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  • Publication Date: 05-2020
  • Content Type: Working Paper
  • Institution: NATO Defense College
  • Abstract: At the 2016 NATO Summit in Warsaw, cyberspace was recognized as an operational domain in which NATO military forces must be able to maneuver as effectively as they do on land, at sea and in the air. Since then, Allies have conducted several successful offensive cyber operations1 against non-state adver- saries, such as Daesh. Due to technological transfor- mations in recent years, cyber is no longer viewed by NATO and its member states only as a hybrid threat, but also as a weapon in its own right and as a force multiplier2 in current military operations. Over the next two decades, NATO will look for new ways to integrate cyber weapons (or offensive cyber capabili- ties) into its operations and missions. This Policy Brief looks at the distinctions between cyber as a hybrid threat and cyber as a weapon, from theoretical, policy and practice perspectives, and pro- poses new ways in which NATO can integrate offen- sive cyber capabilities into its operations.
  • Topic: NATO, Military Strategy, Cybersecurity, Digital Cooperation
  • Political Geography: Europe, North Atlantic, North America
  • Author: Andrea Gilli
  • Publication Date: 06-2020
  • Content Type: Working Paper
  • Institution: NATO Defense College
  • Abstract: The continuing role of nuclear weapons for NATO security was the focus of a Workshop for early- to mid-career nuclear strategists convened at the NATO Defense College in July 2019, and organized and run by Andrea Gilli. The articles in this volume, which were drafted by several of the speakers at the event, highlight a number of the most critical challenges to NATO’s nuclear deterrence policy and propose recommendations for further NATO action. Carrie Lee provides detailed analysis on the development of hypersonic missile systems by great powers, assesses their unique characteristics and reviews the potential implications of these systems on strategic stability and deterrence. Jacek Durkalec dives deep into Russia’s nuclear strategy and doctrine and proposes some additional steps that NATO can take to be more effective in deterring Russia. Katarzyna Kubiak examines the security challenges posed by the end of the INF Treaty and assesses a range of nuclear response options that NATO could consider. Finally, Harrison Menke reviews Russia’s integration of conventional and nuclear forces in its defence strategy and argues that NATO should take steps to better align its own conventional and nuclear forces and operations in order to enhance deterrence.
  • Topic: NATO, Nuclear Weapons, Military Strategy, Collective Defense
  • Political Geography: Russia, Europe, North Atlantic, North America
  • Author: Stephen J. Mariano
  • Publication Date: 06-2020
  • Content Type: Working Paper
  • Institution: NATO Defense College
  • Abstract: NATO created the Strategic Direction South – the “Hub” – in 2017, in response to illegal migration into Europe from war-torn Libya, Syria, and Iraq, highlighting humanitarian and internal security concerns. As evidence began to emerge that criminal organizations and terrorist groups were lever- aging migration flows, these fears coalesced with other security concerns, not only disrupting the stability of European societies but also threatening the security of the Alliance. Eventually, NATO recognized that the situation was connected to deeper sources of instabil- ity and that solutions would require a comprehensive approach to the southernmost parts of “the South”. As the Hub matures, and NATO continues its ad- aptation campaign, a reorientation of the Hub could improve NATO’s ability to project stability and thus better serve the Alliance. Accordingly, this Policy Brief suggests clarifying the Hub’s role, revisiting the “no du- plication rule”, and redirecting NATO’s focus in the South. Unlike some other recommendations which suggest allocating more resources to the Hub,1 this brief recommends trimming the edges of the Hub’s geography and narrowing its mission as ways of in- creasing trans-Atlantic security and contributing to Al- liance cohesion.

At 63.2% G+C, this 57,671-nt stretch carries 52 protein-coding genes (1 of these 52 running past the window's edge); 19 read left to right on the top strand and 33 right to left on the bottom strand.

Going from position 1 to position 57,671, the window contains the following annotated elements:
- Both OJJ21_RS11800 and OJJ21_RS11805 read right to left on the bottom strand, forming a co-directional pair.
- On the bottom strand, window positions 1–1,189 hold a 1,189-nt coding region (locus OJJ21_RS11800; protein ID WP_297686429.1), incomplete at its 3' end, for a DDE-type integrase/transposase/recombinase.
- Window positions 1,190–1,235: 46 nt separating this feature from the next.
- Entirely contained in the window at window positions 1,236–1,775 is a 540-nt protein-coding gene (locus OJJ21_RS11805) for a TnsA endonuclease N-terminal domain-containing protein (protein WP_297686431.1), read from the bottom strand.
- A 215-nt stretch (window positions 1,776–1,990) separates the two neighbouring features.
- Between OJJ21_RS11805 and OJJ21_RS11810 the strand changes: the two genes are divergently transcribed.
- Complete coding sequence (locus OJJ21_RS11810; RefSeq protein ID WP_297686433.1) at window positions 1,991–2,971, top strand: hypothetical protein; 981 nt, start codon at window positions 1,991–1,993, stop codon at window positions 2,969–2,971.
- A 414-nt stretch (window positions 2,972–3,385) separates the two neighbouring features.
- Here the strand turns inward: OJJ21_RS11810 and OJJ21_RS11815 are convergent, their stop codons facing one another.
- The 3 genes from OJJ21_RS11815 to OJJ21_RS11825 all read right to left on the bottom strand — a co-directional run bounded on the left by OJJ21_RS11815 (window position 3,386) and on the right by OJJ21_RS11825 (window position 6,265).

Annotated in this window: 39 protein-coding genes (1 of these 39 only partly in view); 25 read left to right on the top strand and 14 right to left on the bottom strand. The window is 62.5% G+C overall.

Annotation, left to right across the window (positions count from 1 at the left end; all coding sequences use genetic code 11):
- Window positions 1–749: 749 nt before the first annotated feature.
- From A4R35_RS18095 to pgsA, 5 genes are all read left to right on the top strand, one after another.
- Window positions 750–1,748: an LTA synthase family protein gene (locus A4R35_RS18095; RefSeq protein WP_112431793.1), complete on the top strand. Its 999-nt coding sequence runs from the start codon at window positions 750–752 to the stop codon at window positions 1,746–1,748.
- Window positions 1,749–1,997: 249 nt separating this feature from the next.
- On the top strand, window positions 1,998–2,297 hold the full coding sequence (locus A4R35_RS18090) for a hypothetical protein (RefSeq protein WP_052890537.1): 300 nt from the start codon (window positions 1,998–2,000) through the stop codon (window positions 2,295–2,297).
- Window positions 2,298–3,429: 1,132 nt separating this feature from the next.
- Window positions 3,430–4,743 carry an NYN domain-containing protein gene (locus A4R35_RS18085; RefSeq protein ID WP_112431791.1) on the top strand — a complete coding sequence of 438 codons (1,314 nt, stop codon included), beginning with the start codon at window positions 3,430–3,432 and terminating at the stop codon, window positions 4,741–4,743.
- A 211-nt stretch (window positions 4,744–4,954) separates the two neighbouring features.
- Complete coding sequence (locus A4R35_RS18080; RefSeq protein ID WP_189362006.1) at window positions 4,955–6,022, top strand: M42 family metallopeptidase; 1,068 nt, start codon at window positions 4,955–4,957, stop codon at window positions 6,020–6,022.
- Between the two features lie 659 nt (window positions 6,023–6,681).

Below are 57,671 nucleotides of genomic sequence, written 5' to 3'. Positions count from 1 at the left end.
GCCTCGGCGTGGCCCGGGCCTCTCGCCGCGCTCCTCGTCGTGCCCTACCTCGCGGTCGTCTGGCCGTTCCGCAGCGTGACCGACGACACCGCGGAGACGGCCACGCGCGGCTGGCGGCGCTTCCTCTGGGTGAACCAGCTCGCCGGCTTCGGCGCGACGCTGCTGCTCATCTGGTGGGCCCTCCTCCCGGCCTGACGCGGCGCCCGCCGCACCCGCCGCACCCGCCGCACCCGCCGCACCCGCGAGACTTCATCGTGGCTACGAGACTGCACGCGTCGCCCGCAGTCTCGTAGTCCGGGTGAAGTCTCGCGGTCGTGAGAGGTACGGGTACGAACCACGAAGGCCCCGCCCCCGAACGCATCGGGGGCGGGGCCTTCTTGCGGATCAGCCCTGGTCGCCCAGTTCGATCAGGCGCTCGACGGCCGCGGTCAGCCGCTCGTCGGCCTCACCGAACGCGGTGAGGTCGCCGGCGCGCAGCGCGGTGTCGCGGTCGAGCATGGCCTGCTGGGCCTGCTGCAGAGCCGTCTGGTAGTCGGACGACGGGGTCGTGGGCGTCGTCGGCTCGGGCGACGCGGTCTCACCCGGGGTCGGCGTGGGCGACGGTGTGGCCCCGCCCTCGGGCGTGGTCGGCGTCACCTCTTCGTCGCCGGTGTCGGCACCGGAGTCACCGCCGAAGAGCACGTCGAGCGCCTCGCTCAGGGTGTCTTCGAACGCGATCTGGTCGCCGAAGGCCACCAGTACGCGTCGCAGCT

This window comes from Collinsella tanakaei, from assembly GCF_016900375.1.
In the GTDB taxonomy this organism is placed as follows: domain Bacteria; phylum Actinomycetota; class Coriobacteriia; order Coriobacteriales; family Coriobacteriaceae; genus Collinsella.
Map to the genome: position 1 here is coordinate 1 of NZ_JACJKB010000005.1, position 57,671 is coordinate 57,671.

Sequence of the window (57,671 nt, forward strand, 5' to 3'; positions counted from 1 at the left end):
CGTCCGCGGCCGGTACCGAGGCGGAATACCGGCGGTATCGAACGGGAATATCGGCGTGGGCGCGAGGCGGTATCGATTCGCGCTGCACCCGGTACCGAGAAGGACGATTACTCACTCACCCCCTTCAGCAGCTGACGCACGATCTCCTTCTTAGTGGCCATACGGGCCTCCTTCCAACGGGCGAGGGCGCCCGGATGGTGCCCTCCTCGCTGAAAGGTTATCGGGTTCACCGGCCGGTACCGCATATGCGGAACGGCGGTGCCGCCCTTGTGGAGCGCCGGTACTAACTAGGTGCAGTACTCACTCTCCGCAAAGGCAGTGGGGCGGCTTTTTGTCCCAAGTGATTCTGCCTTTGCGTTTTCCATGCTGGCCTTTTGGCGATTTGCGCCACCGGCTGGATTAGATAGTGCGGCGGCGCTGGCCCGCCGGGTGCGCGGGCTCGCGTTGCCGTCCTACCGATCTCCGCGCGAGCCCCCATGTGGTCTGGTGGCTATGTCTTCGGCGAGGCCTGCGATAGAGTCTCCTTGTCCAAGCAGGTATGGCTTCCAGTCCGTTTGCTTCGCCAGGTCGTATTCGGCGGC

• Topic: NATO, Regional Cooperation, Military Strategy, Collective Defense
  • Political Geography: Europe, North Atlantic, Middle East, North America
  • Author: Andrea Gilli
  • Publication Date: 07-2020
  • Content Type: Working Paper
  • Institution: NATO Defense College
  • Abstract: Thanks to their higher speed, larger data volume, lower latency, and capacity to sustain very high density-connections (including machine-to-ma- chine communications), 5G networks are set to unleash a major economic revolution, potentially adding tril- lions of dollars to the global economy (at least accord- ing to recent forecasts).1 From smart cities to Artificial Intelligence (AI); telemedicine to driverless cars; virtual reality to the Internet of Things (IoT); Industry 4.0 to all manner of applications that will comprise this new ecosystem, 5G ushers in enormous opportunities. 5G communications still require significant investments, both for research and development of key technolo- gies, and for building the supporting infrastructure. Moreover, the next generation of telecommunications raises several important questions about the political economy of spectrum allocation and standard defi- nition, their military applications, the role of Chinese companies and the attendant cybersecurity risks. These are all relevant topics for NATO from which the Alli- ance can draw some strategic lessons.
  • Topic: NATO, Regional Cooperation, Digital Economy, Internet, Collective Defense
  • Political Geography: Europe, North Atlantic, North America
  • Author: Paul Beckley
  • Publication Date: 07-2020
  • Content Type: Working Paper
  • Institution: NATO Defense College
  • Abstract: Since the end of the Cold War and after the 9/11 attacks, globalization has not replaced Great Powers’ competition as some predicted but, progressively, it has accelerated it. Such competition has been driven by advanced technology, which po- tentially preludes the next revolution in military af- fairs. Competition among nations is nothing new, but in contrast to the industrial era, in the digital age it is not just about the number of tanks, ships, aircraft and brigades. It is also about the control of networks, platforms and software. This represents an important transformation: norm-setting in these technical do- mains will yield significant geopolitical returns. In the realm of technology, standards are tantamount to the rules of the game. The economic importance of standards in govern- ing global industry, information, logistics and supply chains in an enduring way is well established. Nations have long used standards to gain geopolitical traction, and the increasing pace of technological change is making such control even more pressing.